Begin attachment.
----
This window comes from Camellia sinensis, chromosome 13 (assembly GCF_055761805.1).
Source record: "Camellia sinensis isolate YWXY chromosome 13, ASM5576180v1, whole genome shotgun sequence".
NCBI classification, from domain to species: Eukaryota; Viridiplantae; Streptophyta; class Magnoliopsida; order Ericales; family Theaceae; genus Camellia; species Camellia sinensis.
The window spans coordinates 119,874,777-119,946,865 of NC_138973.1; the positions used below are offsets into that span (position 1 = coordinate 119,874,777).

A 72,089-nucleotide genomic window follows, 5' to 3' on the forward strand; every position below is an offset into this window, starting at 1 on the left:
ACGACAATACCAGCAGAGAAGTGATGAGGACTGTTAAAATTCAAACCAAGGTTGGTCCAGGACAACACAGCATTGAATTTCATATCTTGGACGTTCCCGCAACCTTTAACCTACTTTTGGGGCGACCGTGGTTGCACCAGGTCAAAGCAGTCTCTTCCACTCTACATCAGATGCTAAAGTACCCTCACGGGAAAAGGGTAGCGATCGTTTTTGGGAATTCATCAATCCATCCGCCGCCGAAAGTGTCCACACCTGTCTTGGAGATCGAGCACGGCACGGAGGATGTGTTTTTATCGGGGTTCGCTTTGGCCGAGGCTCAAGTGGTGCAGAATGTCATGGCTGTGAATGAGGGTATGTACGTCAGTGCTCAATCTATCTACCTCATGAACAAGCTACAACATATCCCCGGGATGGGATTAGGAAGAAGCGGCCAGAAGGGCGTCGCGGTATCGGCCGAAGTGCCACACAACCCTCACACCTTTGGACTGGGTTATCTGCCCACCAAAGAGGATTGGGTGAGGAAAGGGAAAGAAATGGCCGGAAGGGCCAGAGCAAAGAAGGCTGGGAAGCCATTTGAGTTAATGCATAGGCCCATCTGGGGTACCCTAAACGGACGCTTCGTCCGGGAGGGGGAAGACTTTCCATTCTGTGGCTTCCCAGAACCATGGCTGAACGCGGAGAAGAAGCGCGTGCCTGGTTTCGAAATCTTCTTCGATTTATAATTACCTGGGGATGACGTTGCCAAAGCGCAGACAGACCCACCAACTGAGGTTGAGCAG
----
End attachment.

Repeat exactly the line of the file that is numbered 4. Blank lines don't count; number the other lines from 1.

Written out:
The window spans coordinates 119,874,777-119,946,865 of NC_138973.1; the positions used below are offsets into that span (position 1 = coordinate 119,874,777).